In the early 1960’s when most African countries gained independence from their colonial masters France and the United Kingdom it was felt that many of these countries would become beacons of hope as was the case in Ghana under Kwame Nkrumah. It must be noted however that many of these countries relied mostly on a single natural resource which they exported in its raw form. Rather than process their raw materials prior to export the model was simply to export and import all other products which they needed. Also, another challenge which most of these countries faced was that they did not diversify their economy across sectors. Nigeria for example abandoned its main export sector, agriculture when it discovered oil in large commercial quantities. By the mid-1960”s corruption by public officials had also set in and as a result of corruption governments began to get toppled by military officers who alleged that they had come to power in order to save their countries from corrupt leadership and attendant. The January 15, 1966 coup plotters that toppled Prime Minister Tafawa Balewa of Nigeria alleged that they intervened due to the corruption and electoral malpractices that permeated the country.
Aid is not on its own a bad idea, it only becomes toxic when the recipient country now relies on it exclusively for its livelihood. For example, The Marshall Plan by the US which offered aid to Europe after the Second World War in 1945 was very successful. Between 1948 and 1952 the United States transferred over $13 billion to aid in the reconstruction of post-Second World War Europe. By most historical accounts the Marshall Plan not only guaranteed economic success but many credit the programme with the re-establishment of political and social institutions crucial for Western Europe’s ongoing peace and prosperity.
The United States Marshall Plan worked for Europe but aid for Africa did not really work and the following reasons were espoused by Dambisa Moyo” in her bestselling book Dead Aid. In Dambisa”s words’ For one thing, European countries were not wholly dependent on aid. Despite the ravages of war, Western Europe’s economic recovery was already underway, and its economies had other resources to call upon. At its peak, Marshall Plan flows were only 2.5 % of GDP of the larger recipients like France and Germany.
Amazingly, by the end of the 1980”s emerging market debt was at least US $1 trillion, and the cost of servicing these obligations colossal. Indeed, the cost of servicing became so substantial that it eventually dwarfed foreign aid leading to a net revenue flow of $15 billion dollars from poor countries to rich countries. Infact, many African countries were grouped into what was referred to as HIPC (Heavily Indebted Poor Countries) These countries were essentially in a very difficult situation because they had to spend a great portion of their gross domestic product on servicing debts which in turn affected their development goals.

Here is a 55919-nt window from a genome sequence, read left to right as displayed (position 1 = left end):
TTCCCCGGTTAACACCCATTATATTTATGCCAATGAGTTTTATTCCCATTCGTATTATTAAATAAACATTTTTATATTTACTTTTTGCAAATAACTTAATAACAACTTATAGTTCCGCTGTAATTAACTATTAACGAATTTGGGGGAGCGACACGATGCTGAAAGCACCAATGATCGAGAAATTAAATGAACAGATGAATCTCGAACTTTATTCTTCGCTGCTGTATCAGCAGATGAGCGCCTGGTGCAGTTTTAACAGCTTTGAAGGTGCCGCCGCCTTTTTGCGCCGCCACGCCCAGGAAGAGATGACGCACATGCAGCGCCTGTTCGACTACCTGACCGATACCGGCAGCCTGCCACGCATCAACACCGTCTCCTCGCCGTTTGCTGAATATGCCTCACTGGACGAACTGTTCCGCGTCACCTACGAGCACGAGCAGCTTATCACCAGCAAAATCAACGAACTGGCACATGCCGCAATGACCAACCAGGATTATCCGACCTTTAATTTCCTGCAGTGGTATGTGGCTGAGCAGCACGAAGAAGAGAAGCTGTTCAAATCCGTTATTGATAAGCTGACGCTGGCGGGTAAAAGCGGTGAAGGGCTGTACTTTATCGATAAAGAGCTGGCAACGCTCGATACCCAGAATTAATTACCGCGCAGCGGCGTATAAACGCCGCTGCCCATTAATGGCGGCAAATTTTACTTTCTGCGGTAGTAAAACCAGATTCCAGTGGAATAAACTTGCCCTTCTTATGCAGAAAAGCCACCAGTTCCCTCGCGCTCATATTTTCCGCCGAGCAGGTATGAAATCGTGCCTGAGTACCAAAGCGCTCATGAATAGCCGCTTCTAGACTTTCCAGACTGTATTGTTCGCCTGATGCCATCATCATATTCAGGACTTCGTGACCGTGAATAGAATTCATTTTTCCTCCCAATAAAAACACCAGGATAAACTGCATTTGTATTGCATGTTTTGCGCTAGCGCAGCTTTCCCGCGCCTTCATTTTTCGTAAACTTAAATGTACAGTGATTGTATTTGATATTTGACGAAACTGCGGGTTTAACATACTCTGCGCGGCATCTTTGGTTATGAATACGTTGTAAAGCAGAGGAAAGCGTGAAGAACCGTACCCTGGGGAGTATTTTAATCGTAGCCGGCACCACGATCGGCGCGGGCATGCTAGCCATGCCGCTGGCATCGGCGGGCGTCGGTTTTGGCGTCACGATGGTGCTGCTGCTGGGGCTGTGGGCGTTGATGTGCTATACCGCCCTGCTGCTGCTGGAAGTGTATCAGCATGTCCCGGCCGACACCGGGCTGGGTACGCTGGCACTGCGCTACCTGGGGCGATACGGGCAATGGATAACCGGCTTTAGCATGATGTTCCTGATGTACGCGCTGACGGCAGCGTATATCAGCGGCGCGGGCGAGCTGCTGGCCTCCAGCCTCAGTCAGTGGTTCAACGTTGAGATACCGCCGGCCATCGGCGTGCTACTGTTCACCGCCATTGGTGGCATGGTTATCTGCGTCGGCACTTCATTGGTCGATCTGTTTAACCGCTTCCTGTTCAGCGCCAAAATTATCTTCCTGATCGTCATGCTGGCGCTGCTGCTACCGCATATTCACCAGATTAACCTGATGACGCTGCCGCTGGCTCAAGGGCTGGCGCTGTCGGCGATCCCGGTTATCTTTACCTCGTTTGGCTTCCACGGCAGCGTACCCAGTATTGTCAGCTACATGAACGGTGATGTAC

It has also been widely argued that vast sums of aid not only fosters corruption but breeds it. There has been for some time now concerns from the donor community that development assistance earmarked for critical social and economic sectors is being used directly or indirectly to fund unproductive and corrupt expenditures (UNDP”s Human Development Report, 1994) At a hearing before the United States Senate Committee on Foreign Relations in May 2004, experts argued that the World Bank has participated (mostly passively) in the corruption of roughly $100 billion of its loan funds intended for development. It is also a strongly held view that aid supports rent-seeking. Rent seeking is described as the use of governmental authority to take and make money without trade or production of wealth. At a very basic level an example of this is where a government official with access to aid money set aside for public welfare takes the money for his own personal use.
The logic from all the foregoing especially when a closer look is made regarding aid to Africa is that it has not worked and will never work. The most effective way of developing a nation is through old-fashion hard work and transparency as well as good governance. Each country in Africa is blessed with abundant natural resources from Guinea to Congo, Botswana to Libya, and Sudan to Nigeria. The idea of running cap in hand to beg for aid flies in the face of the logic that is the vast natural resources with which many of these countries are endowed and blessed with. It is a tragedy almost to have nations who should be loaning money to others being the ones who have to be constantly bailed out.